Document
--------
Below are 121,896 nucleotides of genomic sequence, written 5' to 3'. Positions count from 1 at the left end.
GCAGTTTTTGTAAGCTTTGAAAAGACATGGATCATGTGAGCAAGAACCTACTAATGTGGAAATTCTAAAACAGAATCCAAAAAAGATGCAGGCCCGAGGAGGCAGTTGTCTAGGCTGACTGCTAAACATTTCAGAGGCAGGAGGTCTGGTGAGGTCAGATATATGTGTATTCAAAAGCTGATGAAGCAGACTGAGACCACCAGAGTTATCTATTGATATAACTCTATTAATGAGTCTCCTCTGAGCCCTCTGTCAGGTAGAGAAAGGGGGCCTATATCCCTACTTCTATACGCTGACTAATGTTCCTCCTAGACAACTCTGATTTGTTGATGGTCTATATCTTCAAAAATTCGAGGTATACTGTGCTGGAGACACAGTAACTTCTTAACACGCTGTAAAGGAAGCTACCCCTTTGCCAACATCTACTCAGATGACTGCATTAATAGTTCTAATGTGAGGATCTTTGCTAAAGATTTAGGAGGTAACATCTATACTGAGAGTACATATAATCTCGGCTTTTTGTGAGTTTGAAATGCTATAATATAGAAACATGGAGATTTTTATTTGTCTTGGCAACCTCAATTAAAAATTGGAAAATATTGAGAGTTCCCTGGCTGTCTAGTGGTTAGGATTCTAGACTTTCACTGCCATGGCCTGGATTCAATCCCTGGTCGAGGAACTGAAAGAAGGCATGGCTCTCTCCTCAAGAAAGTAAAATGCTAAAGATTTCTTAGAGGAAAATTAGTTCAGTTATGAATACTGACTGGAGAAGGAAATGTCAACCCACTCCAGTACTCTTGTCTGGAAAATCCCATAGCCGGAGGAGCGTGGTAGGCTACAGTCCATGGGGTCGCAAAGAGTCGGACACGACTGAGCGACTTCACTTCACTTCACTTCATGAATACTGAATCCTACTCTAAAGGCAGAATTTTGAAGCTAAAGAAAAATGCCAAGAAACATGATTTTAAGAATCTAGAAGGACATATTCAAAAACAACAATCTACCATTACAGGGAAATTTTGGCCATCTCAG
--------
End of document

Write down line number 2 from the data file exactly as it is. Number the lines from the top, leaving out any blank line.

GCAGTTTTTGTAAGCTTTGAAAAGACATGGATCATGTGAGCAAGAACCTACTAATGTGGAAATTCTAAAACAGAATCCAAAAAAGATGCAGGCCCGAGGAGGCAGTTGTCTAGGCTGACTGCTAAACATTTCAGAGGCAGGAGGTCTGGTGAGGTCAGATATATGTGTATTCAAAAGCTGATGAAGCAGACTGAGACCACCAGAGTTATCTATTGATATAACTCTATTAATGAGTCTCCTCTGAGCCCTCTGTCAGGTAGAGAAAGGGGGCCTATATCCCTACTTCTATACGCTGACTAATGTTCCTCCTAGACAACTCTGATTTGTTGATGGTCTATATCTTCAAAAATTCGAGGTATACTGTGCTGGAGACACAGTAACTTCTTAACACGCTGTAAAGGAAGCTACCCCTTTGCCAACATCTACTCAGATGACTGCATTAATAGTTCTAATGTGAGGATCTTTGCTAAAGATTTAGGAGGTAACATCTATACTGAGAGTACATATAATCTCGGCTTTTTGTGAGTTTGAAATGCTATAATATAGAAACATGGAGATTTTTATTTGTCTTGGCAACCTCAATTAAAAATTGGAAAATATTGAGAGTTCCCTGGCTGTCTAGTGGTTAGGATTCTAGACTTTCACTGCCATGGCCTGGATTCAATCCCTGGTCGAGGAACTGAAAGAAGGCATGGCTCTCTCCTCAAGAAAGTAAAATGCTAAAGATTTCTTAGAGGAAAATTAGTTCAGTTATGAATACTGACTGGAGAAGGAAATGTCAACCCACTCCAGTACTCTTGTCTGGAAAATCCCATAGCCGGAGGAGCGTGGTAGGCTACAGTCCATGGGGTCGCAAAGAGTCGGACACGACTGAGCGACTTCACTTCACTTCACTTCATGAATACTGAATCCTACTCTAAAGGCAGAATTTTGAAGCTAAAGAAAAATGCCAAGAAACATGATTTTAAGAATCTAGAAGGACATATTCAAAAACAACAATCTACCATTACAGGGAAATTTTGGCCATCTCAG